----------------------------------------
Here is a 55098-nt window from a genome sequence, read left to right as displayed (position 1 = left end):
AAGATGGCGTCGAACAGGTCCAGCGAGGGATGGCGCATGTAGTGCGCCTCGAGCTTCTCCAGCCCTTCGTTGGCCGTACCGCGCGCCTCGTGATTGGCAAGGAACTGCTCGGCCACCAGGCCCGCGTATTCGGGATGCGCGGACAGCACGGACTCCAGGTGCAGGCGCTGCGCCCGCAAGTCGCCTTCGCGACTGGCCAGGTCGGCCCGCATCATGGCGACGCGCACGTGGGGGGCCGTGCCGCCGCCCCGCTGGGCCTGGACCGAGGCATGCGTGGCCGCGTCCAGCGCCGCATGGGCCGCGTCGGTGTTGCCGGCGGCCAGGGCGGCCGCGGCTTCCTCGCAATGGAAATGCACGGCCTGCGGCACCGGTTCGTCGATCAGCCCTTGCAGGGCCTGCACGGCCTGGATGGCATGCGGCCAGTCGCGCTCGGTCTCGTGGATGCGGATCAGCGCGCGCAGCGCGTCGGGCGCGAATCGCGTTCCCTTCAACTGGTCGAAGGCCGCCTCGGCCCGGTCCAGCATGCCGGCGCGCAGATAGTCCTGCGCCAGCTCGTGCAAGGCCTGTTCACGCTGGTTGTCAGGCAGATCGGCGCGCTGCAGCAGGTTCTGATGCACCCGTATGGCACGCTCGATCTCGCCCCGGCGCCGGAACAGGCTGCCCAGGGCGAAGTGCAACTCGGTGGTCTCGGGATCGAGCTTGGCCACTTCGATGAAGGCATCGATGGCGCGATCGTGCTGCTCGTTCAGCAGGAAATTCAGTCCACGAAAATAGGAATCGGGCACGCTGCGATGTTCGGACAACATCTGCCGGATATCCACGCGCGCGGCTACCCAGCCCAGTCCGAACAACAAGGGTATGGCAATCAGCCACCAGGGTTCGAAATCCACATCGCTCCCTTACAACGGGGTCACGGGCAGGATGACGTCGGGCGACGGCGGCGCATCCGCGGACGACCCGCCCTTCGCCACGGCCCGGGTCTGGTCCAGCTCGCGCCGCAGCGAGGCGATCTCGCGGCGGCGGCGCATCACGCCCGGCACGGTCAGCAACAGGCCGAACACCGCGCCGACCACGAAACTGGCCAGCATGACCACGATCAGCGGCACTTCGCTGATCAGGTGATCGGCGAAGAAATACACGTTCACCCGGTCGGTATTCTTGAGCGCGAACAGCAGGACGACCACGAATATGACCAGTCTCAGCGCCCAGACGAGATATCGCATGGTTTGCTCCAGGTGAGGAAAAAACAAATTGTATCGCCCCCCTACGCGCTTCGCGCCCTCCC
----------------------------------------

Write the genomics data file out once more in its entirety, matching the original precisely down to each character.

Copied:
Here is a 55098-nt window from a genome sequence, read left to right as displayed (position 1 = left end):
AAGATGGCGTCGAACAGGTCCAGCGAGGGATGGCGCATGTAGTGCGCCTCGAGCTTCTCCAGCCCTTCGTTGGCCGTACCGCGCGCCTCGTGATTGGCAAGGAACTGCTCGGCCACCAGGCCCGCGTATTCGGGATGCGCGGACAGCACGGACTCCAGGTGCAGGCGCTGCGCCCGCAAGTCGCCTTCGCGACTGGCCAGGTCGGCCCGCATCATGGCGACGCGCACGTGGGGGGCCGTGCCGCCGCCCCGCTGGGCCTGGACCGAGGCATGCGTGGCCGCGTCCAGCGCCGCATGGGCCGCGTCGGTGTTGCCGGCGGCCAGGGCGGCCGCGGCTTCCTCGCAATGGAAATGCACGGCCTGCGGCACCGGTTCGTCGATCAGCCCTTGCAGGGCCTGCACGGCCTGGATGGCATGCGGCCAGTCGCGCTCGGTCTCGTGGATGCGGATCAGCGCGCGCAGCGCGTCGGGCGCGAATCGCGTTCCCTTCAACTGGTCGAAGGCCGCCTCGGCCCGGTCCAGCATGCCGGCGCGCAGATAGTCCTGCGCCAGCTCGTGCAAGGCCTGTTCACGCTGGTTGTCAGGCAGATCGGCGCGCTGCAGCAGGTTCTGATGCACCCGTATGGCACGCTCGATCTCGCCCCGGCGCCGGAACAGGCTGCCCAGGGCGAAGTGCAACTCGGTGGTCTCGGGATCGAGCTTGGCCACTTCGATGAAGGCATCGATGGCGCGATCGTGCTGCTCGTTCAGCAGGAAATTCAGTCCACGAAAATAGGAATCGGGCACGCTGCGATGTTCGGACAACATCTGCCGGATATCCACGCGCGCGGCTACCCAGCCCAGTCCGAACAACAAGGGTATGGCAATCAGCCACCAGGGTTCGAAATCCACATCGCTCCCTTACAACGGGGTCACGGGCAGGATGACGTCGGGCGACGGCGGCGCATCCGCGGACGACCCGCCCTTCGCCACGGCCCGGGTCTGGTCCAGCTCGCGCCGCAGCGAGGCGATCTCGCGGCGGCGGCGCATCACGCCCGGCACGGTCAGCAACAGGCCGAACACCGCGCCGACCACGAAACTGGCCAGCATGACCACGATCAGCGGCACTTCGCTGATCAGGTGATCGGCGAAGAAATACACGTTCACCCGGTCGGTATTCTTGAGCGCGAACAGCAGGACGACCACGAATATGACCAGTCTCAGCGCCCAGACGAGATATCGCATGGTTTGCTCCAGGTGAGGAAAAAACAAATTGTATCGCCCCCCTACGCGCTTCGCGCCCTCCC